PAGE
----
Ports of Stockholm breaks ground on Sweden’s 1st cruise ship onshore power connection
Ports of Stockholm is investing in the construction of onshore power connection facilities for cruise ships at two city centre quays.
By plugging into onshore power supplied from the local electricity grid cruise ships can shut down their engines and significantly reduce their environmental impact.
Building the facilities at Stadsgården quay berths 167 and 160 makes Ports of Stockholm the first port in Sweden to offer cruise ships onshore power connection. The groundbreaking ceremony to begin the construction took place during the World Water Week 2022 (23 August to 1 September).
“We are now taking a huge next step towards being an international class sustainable cruise destination. Onshore power connection for cruise ships in the city centre is an important joint environmental initiative that Ports of Stockholm is part of, together with other Baltic Sea ports,” explains Joakim Larsson, City Commissioner responsible for Ports of Stockholm.
The initiative is a collaboration with other Baltic Sea ports, including the ports in Copenhagen, Aarhus and Helsinki to enable cruise ships and shipping companies to connect to onshore power of a common international standard in all of the different ports. The move is aimed at encouraging more shipping companies to invest in ship-based equipment to connect to onshore power.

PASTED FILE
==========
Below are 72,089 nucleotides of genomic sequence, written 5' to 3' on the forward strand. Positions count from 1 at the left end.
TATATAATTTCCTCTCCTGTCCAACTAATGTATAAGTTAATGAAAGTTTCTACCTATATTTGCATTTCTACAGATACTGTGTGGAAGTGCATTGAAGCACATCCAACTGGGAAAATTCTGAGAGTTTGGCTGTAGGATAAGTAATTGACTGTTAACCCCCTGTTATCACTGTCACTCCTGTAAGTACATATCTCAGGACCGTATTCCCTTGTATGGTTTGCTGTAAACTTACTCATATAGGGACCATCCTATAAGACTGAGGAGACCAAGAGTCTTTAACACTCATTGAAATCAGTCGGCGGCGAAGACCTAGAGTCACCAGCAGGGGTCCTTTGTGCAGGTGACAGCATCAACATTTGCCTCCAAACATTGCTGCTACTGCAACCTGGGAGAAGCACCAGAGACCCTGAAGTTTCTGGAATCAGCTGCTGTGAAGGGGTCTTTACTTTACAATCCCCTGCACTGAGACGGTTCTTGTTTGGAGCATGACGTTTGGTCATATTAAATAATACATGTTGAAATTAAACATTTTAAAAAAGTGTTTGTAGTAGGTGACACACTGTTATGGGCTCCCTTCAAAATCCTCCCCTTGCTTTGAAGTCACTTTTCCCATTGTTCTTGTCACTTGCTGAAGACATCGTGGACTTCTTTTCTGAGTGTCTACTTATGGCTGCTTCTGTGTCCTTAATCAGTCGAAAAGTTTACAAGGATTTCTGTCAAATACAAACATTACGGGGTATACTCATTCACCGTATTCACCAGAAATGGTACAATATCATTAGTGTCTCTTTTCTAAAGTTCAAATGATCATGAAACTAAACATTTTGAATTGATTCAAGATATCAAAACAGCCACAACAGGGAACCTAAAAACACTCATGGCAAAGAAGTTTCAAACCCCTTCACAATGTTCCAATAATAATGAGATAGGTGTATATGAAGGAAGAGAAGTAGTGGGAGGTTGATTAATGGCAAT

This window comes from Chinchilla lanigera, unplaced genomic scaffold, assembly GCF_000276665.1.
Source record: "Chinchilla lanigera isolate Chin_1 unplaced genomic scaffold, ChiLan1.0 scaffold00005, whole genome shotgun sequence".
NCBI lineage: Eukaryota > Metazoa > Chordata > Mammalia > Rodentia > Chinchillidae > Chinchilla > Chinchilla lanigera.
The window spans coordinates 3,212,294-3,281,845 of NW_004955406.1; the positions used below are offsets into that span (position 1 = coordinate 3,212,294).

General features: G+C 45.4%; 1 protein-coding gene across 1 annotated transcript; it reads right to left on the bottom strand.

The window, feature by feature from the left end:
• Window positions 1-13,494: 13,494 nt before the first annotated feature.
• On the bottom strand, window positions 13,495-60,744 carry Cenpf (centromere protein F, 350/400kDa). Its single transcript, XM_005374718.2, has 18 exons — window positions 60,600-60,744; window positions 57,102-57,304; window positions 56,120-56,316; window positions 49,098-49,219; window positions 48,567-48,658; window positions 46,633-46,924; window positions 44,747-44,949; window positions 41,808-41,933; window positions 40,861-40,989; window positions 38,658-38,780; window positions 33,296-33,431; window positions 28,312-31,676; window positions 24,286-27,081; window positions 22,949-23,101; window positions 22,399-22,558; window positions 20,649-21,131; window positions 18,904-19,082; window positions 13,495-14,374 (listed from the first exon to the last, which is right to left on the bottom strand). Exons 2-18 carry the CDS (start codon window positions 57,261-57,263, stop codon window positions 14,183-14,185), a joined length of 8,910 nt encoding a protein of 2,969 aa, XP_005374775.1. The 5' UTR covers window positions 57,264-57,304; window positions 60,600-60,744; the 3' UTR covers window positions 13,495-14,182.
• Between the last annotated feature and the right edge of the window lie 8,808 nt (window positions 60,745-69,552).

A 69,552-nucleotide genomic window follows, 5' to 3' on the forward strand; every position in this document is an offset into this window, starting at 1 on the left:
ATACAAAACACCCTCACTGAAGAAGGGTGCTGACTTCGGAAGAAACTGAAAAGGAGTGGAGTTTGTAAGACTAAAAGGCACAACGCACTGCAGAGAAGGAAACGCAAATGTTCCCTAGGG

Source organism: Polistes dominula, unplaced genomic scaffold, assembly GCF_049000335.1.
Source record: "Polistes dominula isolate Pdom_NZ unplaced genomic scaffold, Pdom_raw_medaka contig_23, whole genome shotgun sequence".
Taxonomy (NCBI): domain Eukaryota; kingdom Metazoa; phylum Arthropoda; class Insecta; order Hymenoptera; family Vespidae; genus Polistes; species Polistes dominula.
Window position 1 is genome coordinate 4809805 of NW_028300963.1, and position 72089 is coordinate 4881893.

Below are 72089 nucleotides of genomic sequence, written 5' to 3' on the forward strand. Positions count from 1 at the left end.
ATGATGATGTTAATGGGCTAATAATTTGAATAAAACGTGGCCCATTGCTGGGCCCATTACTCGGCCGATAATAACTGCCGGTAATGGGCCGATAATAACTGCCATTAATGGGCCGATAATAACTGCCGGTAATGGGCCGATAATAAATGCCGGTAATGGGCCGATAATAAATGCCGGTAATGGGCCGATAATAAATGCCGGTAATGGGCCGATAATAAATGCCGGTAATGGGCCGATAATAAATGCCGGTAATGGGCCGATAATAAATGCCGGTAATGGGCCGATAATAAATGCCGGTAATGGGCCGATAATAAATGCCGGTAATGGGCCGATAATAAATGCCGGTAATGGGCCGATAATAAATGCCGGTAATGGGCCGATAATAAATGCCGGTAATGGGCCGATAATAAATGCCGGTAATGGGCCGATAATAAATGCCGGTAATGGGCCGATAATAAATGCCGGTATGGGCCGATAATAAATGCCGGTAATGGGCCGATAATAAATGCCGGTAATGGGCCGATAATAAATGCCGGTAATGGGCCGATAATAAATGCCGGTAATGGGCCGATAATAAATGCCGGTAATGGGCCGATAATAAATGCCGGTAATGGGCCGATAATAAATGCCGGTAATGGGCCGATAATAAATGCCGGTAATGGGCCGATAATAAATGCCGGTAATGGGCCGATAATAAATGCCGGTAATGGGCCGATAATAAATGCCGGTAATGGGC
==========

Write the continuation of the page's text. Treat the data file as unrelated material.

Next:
“It feels really good that we will also be able to connect cruise ships to onshore power next season. This will be the first facility of its kind in Sweden, and one of only a few in Europe. The cruise passengers are very important to Stockholm financially, and generate over 1,000 jobs in the region,” says Thomas Andersson, CEO Ports of Stockholm.
The work to equip the two city centre quays with onshore power connections is scheduled for completion in 2023 and 2024, respectively. It is estimated that at least 45 percent of the cruise ship calls will be able to connect to onshore power when the facilities are in place.
The port estimates that the total reduction in greenhouse gas emissions from the cold ironing facilities will be at least 6,000 tonnes per year.
This investment has been awarded grant funding from both the EU and the Swedish Environmental Protection Agency’s Climate Leap program.